What Education Is For
Dear Unknown Friends:
We are serializing Eli Siegel’s landmark 1973 lecture Educational Method Is Poetic. And we print too part of a paper that Aesthetic Realism consultant Marcia Rackow presented this month at an Aesthetic Realism public seminar titled “To Manage People, or Understand Them: The Historic & Intimate Debate.”
What Mr. Siegel shows in this lecture is the basis of the Aesthetic Realism Teaching Method: The purpose of education is to like the world through knowing it. That, too, is the largest purpose of everyone’s life. Every subject in the curriculum, every fact taught in a classroom, is a means to like the world, because it is evidence that reality is made well: the object of study, like the world it is of, is a oneness of opposites—such opposites as sameness and difference, motion and rest, the known and the unknown, freedom and order. And these opposites are in us—maybe confusingly, tumultuously.
In the part of the lecture included here, Mr. Siegel speaks passionately, with beautiful intensity and sweetness, about the purpose of education. In 2001, schools are in even more disarray than in 1973. So many children in the nation’s classrooms are turbulent, furious. The reason is the first of Eli Siegel’s beautiful “Twenty-one Distichs about Children”:
Bernice thinks a little.
Bernice is two months old; the world is new for her.
Ah, will her parents' angry world quite do for her?¹
The enormous trouble in schools exists because the angry world children see—also selfish world, also insincere world—won’t do for them. And a child who feels the world won’t do, will not be graceful with such representatives of that world as equations, words to be read and spelled, items of science.
The world, to be sure, is not the same as the way people deal with it and run it; but most of us, including children, don’t make that needed distinction. So America’s children have judged the world on the basis of what they see around them. A child can be given 50 tests a week—if she deeply despises the world in which, and about which, she’s told to learn, there will be a profound blockage.
America has reached this state: children have to believe that the adults of this country, including teachers, like the world which education is about—that these adults really think the world is good to take within one’s mind accurately, honestly, and lovingly. But the children don’t believe that the adults who are telling them to learn, care much for reality. In homes, on television, in ads, on streets, children see people wanting to own as much of the world as possible; they see that adults feel it’s a world in which to beat out others and look down on others. Certainly, they see instances of kindness too, and beauty. But the children are deeply furious that the world they were born into is being presented not as something that people care for—and that they can care for—but as something in which to grab, something to fight, something to get away from.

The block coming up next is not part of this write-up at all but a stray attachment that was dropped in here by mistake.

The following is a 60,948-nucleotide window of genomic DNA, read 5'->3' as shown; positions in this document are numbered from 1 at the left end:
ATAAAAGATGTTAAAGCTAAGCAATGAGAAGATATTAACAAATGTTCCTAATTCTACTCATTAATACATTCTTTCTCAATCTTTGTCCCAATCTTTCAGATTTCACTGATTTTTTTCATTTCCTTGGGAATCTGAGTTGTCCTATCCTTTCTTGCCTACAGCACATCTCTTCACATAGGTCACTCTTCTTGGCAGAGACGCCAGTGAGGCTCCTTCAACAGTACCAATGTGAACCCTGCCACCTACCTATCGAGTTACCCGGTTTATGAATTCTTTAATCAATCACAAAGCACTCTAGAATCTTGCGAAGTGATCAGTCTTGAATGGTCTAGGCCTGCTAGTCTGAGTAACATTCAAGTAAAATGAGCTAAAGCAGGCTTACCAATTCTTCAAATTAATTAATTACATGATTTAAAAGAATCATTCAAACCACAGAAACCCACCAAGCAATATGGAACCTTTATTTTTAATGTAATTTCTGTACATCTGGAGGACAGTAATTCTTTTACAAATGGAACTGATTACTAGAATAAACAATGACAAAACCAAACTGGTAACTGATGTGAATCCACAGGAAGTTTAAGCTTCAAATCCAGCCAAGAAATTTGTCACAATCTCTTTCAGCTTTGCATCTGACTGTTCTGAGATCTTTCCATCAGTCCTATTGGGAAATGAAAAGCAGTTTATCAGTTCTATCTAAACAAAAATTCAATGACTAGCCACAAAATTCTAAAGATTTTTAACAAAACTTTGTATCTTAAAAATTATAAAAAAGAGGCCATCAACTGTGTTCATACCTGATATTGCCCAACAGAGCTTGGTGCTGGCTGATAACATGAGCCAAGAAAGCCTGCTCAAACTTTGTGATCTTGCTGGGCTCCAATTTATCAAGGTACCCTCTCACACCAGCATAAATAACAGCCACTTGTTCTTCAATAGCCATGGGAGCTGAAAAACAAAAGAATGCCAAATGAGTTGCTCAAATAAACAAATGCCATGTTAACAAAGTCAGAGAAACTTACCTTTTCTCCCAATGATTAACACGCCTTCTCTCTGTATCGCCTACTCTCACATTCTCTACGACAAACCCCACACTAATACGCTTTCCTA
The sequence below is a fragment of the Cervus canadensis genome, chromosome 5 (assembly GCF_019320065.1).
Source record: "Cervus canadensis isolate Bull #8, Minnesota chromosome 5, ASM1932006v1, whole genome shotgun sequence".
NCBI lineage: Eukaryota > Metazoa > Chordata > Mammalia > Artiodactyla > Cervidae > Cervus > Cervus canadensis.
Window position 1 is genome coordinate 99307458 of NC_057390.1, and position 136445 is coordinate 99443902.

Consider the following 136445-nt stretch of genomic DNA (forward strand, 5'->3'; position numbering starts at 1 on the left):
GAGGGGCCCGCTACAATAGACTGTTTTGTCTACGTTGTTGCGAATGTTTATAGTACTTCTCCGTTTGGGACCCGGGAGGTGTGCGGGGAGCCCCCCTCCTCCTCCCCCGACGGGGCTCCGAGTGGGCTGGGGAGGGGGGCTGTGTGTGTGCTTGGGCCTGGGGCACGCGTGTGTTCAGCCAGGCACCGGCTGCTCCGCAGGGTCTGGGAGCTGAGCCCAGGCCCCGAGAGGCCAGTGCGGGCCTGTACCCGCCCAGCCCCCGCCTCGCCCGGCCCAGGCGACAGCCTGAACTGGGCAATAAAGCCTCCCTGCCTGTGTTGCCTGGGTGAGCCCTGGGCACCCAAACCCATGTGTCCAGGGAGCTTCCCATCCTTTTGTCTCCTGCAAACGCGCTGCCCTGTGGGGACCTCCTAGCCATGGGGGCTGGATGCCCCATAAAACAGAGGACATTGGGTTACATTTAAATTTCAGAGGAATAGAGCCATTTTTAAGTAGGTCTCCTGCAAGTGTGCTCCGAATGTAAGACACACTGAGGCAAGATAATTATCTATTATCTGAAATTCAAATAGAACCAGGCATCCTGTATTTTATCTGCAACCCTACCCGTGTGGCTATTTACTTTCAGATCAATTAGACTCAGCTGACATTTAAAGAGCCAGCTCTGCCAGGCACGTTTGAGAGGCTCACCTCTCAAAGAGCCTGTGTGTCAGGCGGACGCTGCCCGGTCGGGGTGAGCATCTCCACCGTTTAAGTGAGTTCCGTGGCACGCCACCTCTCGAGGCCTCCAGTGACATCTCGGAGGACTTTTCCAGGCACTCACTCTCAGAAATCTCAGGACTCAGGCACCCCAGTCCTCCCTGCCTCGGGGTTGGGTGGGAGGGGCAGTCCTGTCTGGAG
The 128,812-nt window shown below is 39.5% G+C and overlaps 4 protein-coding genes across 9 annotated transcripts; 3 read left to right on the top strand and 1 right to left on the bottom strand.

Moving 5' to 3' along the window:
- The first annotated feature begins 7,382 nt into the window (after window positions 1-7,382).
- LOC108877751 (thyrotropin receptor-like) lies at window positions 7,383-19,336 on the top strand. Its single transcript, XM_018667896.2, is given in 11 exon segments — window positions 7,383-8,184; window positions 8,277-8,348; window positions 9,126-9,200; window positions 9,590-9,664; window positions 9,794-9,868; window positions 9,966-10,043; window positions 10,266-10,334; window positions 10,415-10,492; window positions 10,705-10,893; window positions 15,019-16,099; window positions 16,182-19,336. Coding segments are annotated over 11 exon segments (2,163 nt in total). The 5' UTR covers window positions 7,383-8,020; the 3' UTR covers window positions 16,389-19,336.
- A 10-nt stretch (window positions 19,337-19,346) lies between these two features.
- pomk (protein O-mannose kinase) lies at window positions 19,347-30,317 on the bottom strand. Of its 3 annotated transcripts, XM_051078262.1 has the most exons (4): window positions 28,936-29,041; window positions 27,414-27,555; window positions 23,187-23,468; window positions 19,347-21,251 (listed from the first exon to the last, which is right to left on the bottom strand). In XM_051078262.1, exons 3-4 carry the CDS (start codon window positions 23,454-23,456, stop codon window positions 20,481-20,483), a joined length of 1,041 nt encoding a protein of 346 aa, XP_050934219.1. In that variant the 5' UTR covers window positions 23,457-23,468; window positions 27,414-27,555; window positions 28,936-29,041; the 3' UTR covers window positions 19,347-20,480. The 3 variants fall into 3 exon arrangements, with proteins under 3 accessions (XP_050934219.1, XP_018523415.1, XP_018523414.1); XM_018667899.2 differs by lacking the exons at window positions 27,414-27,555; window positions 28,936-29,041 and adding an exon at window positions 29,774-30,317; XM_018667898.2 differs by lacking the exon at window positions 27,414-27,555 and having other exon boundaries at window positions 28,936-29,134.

Aesthetic Realism explains that the thing in every person which interferes with learning is contempt: the feeling “he will be for himself by making less of the outside world.” Children see much contempt; and they too have contempt, for people and the world. Then they’re told to do well on tests!
Definitely, the children deserve to live in a nation that is owned equally—by all of them and us. And they won’t trust anyone who doesn’t think so and say so. Economics in America, with many people being poor so some others can be very rich, is simply ugly and unethical. The press and politicians can pretend about this all they want, but in the year 2001 children won’t learn well in school unless they think adults want the world owned well: that is, justly. A child can be selfish and acquisitive himself but still be deeply disgusted by the selfishness and grabbiness of others. And to tell a child who is poor to pass a test, without your making it clear that his poverty is something America should apologize to him for and remedy immediately—well, this is going on in school after school, and it is not only dishonest: it won’t work.
The Aesthetic Realism Teaching Method succeeds because it is true: about reality, education, and children’s hopes. Through it, for example, in a science lesson a child might learn that gravitation makes the tremendous opposites sameness and difference one. According to the Columbia Encyclopedia, Newton proved “that all bodies in the universe...have a mutual attraction for each other.” Newton’s law of gravitation shows that all the things of reality are for—are drawn to—what’s not themselves, what’s different! Gravitation, then, shows that the very structure of reality is opposed to an awful thing affecting life in America, racism—because racism falsely uses difference against sameness, uses difference to have contempt. Gravitation is opposed to our own desire to be apart from things, people, knowledge—to make ourselves a different, separate world. Seeing this, a child sees gravitation as a friend to welcome into her mind.
Eli Siegel provided the means for people to see knowledge as dear to them, as about them, as showing a world they can truly like. He himself was at ease in every field of thought. His desire to know was passionate, unending, and beautifully successful.